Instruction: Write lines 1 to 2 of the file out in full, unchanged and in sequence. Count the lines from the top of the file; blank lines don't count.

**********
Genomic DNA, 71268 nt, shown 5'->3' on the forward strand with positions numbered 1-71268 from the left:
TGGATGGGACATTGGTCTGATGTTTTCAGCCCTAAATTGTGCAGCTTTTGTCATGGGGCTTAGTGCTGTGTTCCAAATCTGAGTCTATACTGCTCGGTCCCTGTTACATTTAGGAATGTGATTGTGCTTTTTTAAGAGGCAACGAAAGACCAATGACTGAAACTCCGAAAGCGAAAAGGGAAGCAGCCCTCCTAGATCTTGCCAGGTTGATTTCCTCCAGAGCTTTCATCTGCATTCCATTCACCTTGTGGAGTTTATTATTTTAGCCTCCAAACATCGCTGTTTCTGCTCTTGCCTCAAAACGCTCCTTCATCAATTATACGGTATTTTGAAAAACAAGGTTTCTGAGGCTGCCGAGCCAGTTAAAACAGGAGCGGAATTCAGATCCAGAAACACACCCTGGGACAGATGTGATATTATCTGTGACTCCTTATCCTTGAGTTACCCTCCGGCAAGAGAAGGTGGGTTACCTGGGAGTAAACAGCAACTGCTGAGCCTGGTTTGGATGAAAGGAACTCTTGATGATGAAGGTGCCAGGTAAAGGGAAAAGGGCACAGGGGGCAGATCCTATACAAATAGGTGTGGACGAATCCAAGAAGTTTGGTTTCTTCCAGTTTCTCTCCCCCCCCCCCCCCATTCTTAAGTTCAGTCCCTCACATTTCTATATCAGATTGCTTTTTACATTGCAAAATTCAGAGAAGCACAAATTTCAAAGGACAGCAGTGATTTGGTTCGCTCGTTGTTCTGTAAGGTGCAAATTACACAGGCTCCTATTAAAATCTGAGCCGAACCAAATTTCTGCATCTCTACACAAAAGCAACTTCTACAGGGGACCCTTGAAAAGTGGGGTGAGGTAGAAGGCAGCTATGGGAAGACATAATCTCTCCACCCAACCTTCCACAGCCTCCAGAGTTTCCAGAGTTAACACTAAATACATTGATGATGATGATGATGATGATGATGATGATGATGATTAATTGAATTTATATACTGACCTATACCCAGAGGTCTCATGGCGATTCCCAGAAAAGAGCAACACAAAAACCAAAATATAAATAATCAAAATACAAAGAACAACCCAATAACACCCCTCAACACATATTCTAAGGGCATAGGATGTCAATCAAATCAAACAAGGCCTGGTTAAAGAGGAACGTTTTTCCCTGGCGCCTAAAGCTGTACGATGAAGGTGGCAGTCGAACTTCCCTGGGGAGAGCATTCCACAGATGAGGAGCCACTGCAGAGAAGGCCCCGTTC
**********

Genomic DNA, 71268 nt, shown 5'->3' on the forward strand with positions numbered 1-71268 from the left:
TGGATGGGACATTGGTCTGATGTTTTCAGCCCTAAATTGTGCAGCTTTTGTCATGGGGCTTAGTGCTGTGTTCCAAATCTGAGTCTATACTGCTCGGTCCCTGTTACATTTAGGAATGTGATTGTGCTTTTTTAAGAGGCAACGAAAGACCAATGACTGAAACTCCGAAAGCGAAAAGGGAAGCAGCCCTCCTAGATCTTGCCAGGTTGATTTCCTCCAGAGCTTTCATCTGCATTCCATTCACCTTGTGGAGTTTATTATTTTAGCCTCCAAACATCGCTGTTTCTGCTCTTGCCTCAAAACGCTCCTTCATCAATTATACGGTATTTTGAAAAACAAGGTTTCTGAGGCTGCCGAGCCAGTTAAAACAGGAGCGGAATTCAGATCCAGAAACACACCCTGGGACAGATGTGATATTATCTGTGACTCCTTATCCTTGAGTTACCCTCCGGCAAGAGAAGGTGGGTTACCTGGGAGTAAACAGCAACTGCTGAGCCTGGTTTGGATGAAAGGAACTCTTGATGATGAAGGTGCCAGGTAAAGGGAAAAGGGCACAGGGGGCAGATCCTATACAAATAGGTGTGGACGAATCCAAGAAGTTTGGTTTCTTCCAGTTTCTCTCCCCCCCCCCCCCCATTCTTAAGTTCAGTCCCTCACATTTCTATATCAGATTGCTTTTTACATTGCAAAATTCAGAGAAGCACAAATTTCAAAGGACAGCAGTGATTTGGTTCGCTCGTTGTTCTGTAAGGTGCAAATTACACAGGCTCCTATTAAAATCTGAGCCGAACCAAATTTCTGCATCTCTACACAAAAGCAACTTCTACAGGGGACCCTTGAAAAGTGGGGTGAGGTAGAAGGCAGCTATGGGAAGACATAATCTCTCCACCCAACCTTCCACAGCCTCCAGAGTTTCCAGAGTTAACACTAAATACATTGATGATGATGATGATGATGATGATGATGATGATGATTAATTGAATTTATATACTGACCTATACCCAGAGGTCTCATGGCGATTCCCAGAAAAGAGCAACACAAAAACCAAAATATAAATAATCAAAATACAAAGAACAACCCAATAACACCCCTCAACACATATTCTAAGGGCATAGGATGTCAATCAAATCAAACAAGGCCTGGTTAAAGAGGAACGTTTTTCCCTGGCGCCTAAAGCTGTACGATGAAGGTGGCAGTCGAACTTCCCTGGGGAGAGCATTCCACAGATGAGGAGCCACTGCAGAGAAGGCCCCGTTC